Like the traders of the ancient world, almonds were great travellers. They journeyed from one bustling caravanserai to another; from one wealthy civilisation to another. Little wonder, then, that they’ve popped up in Hebrew texts and in King Tutankhamun’s tomb, and in ayurvedic formulae and Biblical stories. The Ancient Romans believed that almonds were a symbol of fertility, and showered them upon newlyweds. Similarly, in the US, wedding guests are often given bags of sugared almonds. In China they’re a symbol of female beauty. In India they’re considered brain food — the secret behind those SSC and CBSE board toppers, whose mugs and marks stare at us from billboards and newspaper advertisements.

This is probably why, when we were children, almonds were a regular treat. They were usually doled out by our grandparents — exactly seven almonds for each grandchild, usually during Ramzan or Eid or family festivities. During Diwali, business associates sent big boxes of nuts and raisins, which were carefully rationed to last as much of the year as possible. In my mind, almonds were firmly associated with ruffled dresses, firecrackers and overeating.

The moment of revelation came much later — when I was returning to Mumbai after two years in Los Angeles. I stopped over in London to spend a day with my Welsh friend Sian.

I’d just packed up an apartment and a life. I was jet-lagged and not in the mood for a culinary quest through the damp, windy streets of London. But Sian was so eager to introduce me to her fortuitous find that I acquiesced. We trudged through the chilly rain till we reached a trendy café. My heart plummeted when I realised that there was standing space only. It tumbled still further when Sian ordered two bowls of almond soup.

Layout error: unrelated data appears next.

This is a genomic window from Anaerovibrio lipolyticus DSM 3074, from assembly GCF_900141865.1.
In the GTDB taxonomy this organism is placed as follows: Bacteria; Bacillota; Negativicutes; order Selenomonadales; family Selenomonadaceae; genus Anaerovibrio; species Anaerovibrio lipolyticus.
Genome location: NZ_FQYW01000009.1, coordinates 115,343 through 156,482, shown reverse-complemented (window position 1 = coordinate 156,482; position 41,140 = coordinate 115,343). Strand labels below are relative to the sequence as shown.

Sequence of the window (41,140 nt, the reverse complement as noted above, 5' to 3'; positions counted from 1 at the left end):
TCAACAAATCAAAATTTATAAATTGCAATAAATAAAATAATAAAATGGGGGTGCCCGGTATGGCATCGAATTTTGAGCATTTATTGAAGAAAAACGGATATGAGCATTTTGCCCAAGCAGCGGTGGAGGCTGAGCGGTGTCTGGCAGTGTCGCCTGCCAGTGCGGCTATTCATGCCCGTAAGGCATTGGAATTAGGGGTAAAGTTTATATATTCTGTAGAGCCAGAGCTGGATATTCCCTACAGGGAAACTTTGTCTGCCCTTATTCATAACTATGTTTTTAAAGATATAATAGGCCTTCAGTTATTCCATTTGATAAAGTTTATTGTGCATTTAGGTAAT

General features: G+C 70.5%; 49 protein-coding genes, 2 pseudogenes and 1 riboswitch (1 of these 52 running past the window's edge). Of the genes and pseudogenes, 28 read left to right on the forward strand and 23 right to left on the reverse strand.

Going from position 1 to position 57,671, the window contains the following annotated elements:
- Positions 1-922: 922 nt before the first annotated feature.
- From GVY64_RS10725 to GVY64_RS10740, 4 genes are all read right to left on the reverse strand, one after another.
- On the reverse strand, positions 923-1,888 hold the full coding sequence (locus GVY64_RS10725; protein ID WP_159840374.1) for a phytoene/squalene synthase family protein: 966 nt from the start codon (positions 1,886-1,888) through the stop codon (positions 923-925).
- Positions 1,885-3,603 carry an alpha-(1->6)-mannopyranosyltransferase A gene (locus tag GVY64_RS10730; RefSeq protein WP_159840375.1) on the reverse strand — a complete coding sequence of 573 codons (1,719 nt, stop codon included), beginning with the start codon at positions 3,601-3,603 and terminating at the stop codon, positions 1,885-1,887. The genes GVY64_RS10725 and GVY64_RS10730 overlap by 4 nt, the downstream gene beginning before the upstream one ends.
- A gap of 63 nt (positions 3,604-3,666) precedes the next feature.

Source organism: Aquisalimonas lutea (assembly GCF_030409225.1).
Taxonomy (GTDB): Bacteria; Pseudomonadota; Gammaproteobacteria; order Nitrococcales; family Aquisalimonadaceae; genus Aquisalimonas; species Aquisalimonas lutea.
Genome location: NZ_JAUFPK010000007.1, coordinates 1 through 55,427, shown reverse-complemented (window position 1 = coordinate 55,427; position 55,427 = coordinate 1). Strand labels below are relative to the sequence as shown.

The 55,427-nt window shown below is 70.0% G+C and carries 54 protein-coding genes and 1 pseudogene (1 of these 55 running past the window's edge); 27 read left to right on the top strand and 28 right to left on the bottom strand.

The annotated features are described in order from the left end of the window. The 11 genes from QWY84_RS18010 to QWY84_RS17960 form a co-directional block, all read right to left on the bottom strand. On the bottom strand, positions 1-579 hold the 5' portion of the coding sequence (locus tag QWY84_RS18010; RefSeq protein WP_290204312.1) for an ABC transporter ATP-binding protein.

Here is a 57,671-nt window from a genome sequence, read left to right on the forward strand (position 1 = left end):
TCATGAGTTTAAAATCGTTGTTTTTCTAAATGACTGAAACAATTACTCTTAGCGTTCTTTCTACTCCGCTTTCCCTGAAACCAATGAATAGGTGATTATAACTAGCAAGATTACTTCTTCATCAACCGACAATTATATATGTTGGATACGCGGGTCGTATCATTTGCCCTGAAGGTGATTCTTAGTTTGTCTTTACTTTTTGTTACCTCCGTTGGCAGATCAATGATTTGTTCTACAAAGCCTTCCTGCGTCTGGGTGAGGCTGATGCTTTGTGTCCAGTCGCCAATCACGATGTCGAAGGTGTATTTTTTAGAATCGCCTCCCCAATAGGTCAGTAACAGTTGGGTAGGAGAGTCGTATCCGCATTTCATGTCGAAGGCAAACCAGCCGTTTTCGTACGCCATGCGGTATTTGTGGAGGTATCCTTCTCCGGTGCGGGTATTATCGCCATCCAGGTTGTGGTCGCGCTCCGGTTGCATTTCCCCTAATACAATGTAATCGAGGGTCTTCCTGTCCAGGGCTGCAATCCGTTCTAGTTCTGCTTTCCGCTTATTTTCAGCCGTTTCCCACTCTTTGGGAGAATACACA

All this for soup? Huh?

Then the soup arrived — and a single spoonful later I was beaming. Even today, decades later, I remember that bowlful of warmth and comfort, the flavours, familiar and strange at the same time.



Shabnam Minwalla is a journalist and author. Her latest book is What Maya Saw

Every spoonful hinted at pink marzipan roses and silver-wrapped Diwali mithai; pale brown macaroons and chewy nougat. Each sip reminded me that you can know someone or something all your life, and still be surprised.

No longer. Today I know my almonds well. They go into pestos and Indian gravies; onto fish and chicken. Though, of course, the versatile continues to startle and delight. Which is why I’m planning to try my hand at almond toffee popcorn and fried brown rice with red peppers and almonds sometime soon.

Shabnam Minwalla is a journalist and author. Her latest book is What Maya Saw








Easy-peasy pesto


(Made with almonds instead of the usual pine nuts)

  • Ingredients
  • 120g almonds
  • 1 clove garlic, crushed
  • 4 large handfuls fresh basil leaves
  • 100g grated parmesan cheese
  • 2-3 tbsp extra virgin olive oil
  • Method
  • 1. Roast the almonds in a dry pan, then pop them in a food processor until you have a coarse powder. Add garlic and basil and whizz a little longer. Add the parmesan, olive oil, salt and pepper and whizz again.
  • 2. Use with pasta, on sandwiches, as a dip.


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Published on October 12, 2018